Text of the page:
But from these details, a larger picture emerges of an editor at the top of his game. Your first job is getting the material down.
Laying things out. Just do the grunt work. Putting a film together is all about having opinions: this not that, now not later, in or out…. The point is, if you squash this down, then you push the whole curve of the film down, whereas it might have righted itself by its own mysterious means.
If you try to correct the film while putting it together, you end up chasing your own tail. What you really want to do when first assembling a film is to put it together, right from the beginning, without second-guessing anything. Put one scene down after another. Keep your eyes half closed.
Take deep breaths. When it comes time to solve the problems in your film, be leery of solving them all. In fact, the best films purposefully leave a few answers blank. This ambiguity allows the audience to participate in the creation of the film, by answering the questions themselves. You want the audience to be co-conspirators in the creation of this work…. If by some chemistry you actually did remove all ambiguity… I think it would do the film a disservice.
In fact, the paradox is that you have to work as if every problem needs to be solved. Murch again:. You must set out to solve every problem and answer every question. This, Murch explains, is why we must be very careful about how we use music. Left unchecked, it can act as an emotional steroid: a short cut that ultimately causes permanent damage.
With the new version, that particular drive—for compression above all—is not as compelling. We talked as Walter worked on the Avid in his editing room at Zoetrope and later continued over lunch at a Chinese restaurant on Columbus Avenue. The new version of Apocalypse Now Redux would not open in theatres for almost a year, and Walter was still uncertain about several changes.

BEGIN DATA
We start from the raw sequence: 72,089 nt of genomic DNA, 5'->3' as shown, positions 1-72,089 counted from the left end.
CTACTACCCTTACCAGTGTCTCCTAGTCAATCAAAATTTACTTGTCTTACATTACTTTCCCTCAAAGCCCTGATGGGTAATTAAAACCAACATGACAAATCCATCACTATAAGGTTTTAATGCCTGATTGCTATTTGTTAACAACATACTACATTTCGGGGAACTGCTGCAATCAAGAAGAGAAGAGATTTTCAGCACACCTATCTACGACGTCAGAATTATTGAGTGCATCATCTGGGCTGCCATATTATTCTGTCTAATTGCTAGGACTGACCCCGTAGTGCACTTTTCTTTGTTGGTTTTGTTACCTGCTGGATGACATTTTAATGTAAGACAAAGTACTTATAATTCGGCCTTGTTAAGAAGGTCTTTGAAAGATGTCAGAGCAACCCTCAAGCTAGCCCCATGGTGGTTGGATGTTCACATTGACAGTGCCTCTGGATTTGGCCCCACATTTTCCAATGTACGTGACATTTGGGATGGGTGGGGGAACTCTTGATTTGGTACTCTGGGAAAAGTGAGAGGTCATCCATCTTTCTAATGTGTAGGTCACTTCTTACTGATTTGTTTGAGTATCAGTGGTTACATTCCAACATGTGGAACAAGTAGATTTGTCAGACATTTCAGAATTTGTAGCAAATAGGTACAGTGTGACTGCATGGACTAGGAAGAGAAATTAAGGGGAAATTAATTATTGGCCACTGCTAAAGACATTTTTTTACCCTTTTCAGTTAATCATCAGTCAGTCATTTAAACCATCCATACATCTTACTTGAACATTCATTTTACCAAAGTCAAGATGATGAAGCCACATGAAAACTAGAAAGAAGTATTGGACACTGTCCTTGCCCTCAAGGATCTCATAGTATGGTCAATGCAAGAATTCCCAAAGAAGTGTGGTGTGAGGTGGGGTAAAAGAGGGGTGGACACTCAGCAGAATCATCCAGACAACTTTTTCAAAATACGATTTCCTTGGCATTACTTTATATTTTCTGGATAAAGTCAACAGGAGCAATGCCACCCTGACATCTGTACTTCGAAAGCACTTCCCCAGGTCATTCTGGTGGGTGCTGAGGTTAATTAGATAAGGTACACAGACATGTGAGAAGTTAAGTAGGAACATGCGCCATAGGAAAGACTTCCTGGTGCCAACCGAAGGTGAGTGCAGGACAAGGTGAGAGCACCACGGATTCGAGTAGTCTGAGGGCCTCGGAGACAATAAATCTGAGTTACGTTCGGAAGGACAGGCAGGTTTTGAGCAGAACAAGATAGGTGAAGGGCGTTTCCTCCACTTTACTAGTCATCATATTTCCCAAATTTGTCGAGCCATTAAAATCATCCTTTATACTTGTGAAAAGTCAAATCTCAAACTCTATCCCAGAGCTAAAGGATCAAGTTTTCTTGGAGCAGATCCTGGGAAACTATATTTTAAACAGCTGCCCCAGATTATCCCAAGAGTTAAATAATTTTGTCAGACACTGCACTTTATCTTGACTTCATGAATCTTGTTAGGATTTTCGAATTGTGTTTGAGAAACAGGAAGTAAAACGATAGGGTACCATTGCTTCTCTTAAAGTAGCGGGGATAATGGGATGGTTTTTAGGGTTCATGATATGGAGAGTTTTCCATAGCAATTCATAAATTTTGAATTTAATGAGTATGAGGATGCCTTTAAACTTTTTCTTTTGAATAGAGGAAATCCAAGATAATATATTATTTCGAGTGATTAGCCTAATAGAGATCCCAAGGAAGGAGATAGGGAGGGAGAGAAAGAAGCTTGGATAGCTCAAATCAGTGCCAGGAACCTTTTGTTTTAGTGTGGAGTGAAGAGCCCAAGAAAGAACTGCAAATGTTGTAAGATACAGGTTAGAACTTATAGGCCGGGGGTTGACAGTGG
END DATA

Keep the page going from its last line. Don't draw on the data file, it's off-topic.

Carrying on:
We began, however, by talking about the early days and how he became involved with the world of sound and eventually film.
When did you first become interested in this landscape of sound? M: It was with me from as early as I can remember. Maybe I heard things differently because my ears stuck out, or maybe because my ears stuck out people thought I would hear things differently, so I obliged them. Back then there was an animated cartoon character, a boy named Gerald McBoing-Boing, who spoke in sound effects instead of words, and he was able to communicate with his parents this way.
That was my nickname:Walter McBoing-Boing. Around that time the tape recorder was becoming available as a consumer item. The father of a friend of mine bought one, so I wound up going over to his house endlessly to play with it. And that passion, which was a kind of delirious drunkenness with what the tape recorder could do, completely possessed me. In fact, I rarely used it for that, but I would hold the microphone out the window, recording sounds of New York.
I would construct little arrangements of metal, and tape the microphone to them, striking and rubbing the metal in different places. It was fascinating.
And then I discovered the concept of physically editing tape—that you could rearrange it by cutting out sections and putting those sections in a different order. You could record two things at different times and juxtapose them, getting rid of the middle, or you could turn the tape upside down and play it backwards, or flip it over and play it back muffled, or any combination of these things.
M: Definitely. I came home from school one day and turned on the classical radio station,WQXR, in the middle of a program. Sounds were coming out of the speaker that raised the hair on the back of my neck.
I turned the tape recorder on and listened for the next twenty minutes or so, riveted by what I was hearing. I could hear a real similarity with what I had been doing—taking ordinary sounds and arranging them rhythmically, creating a kind of music on tape.
In France at that time, people would go to concerts and a big speaker would be wheeled out onstage. Somebody would come out and turn the tape recorder on with a flourish, and the audience would sit there patiently listening to this composition being played back. This was the future! O: You were how old when this hit you?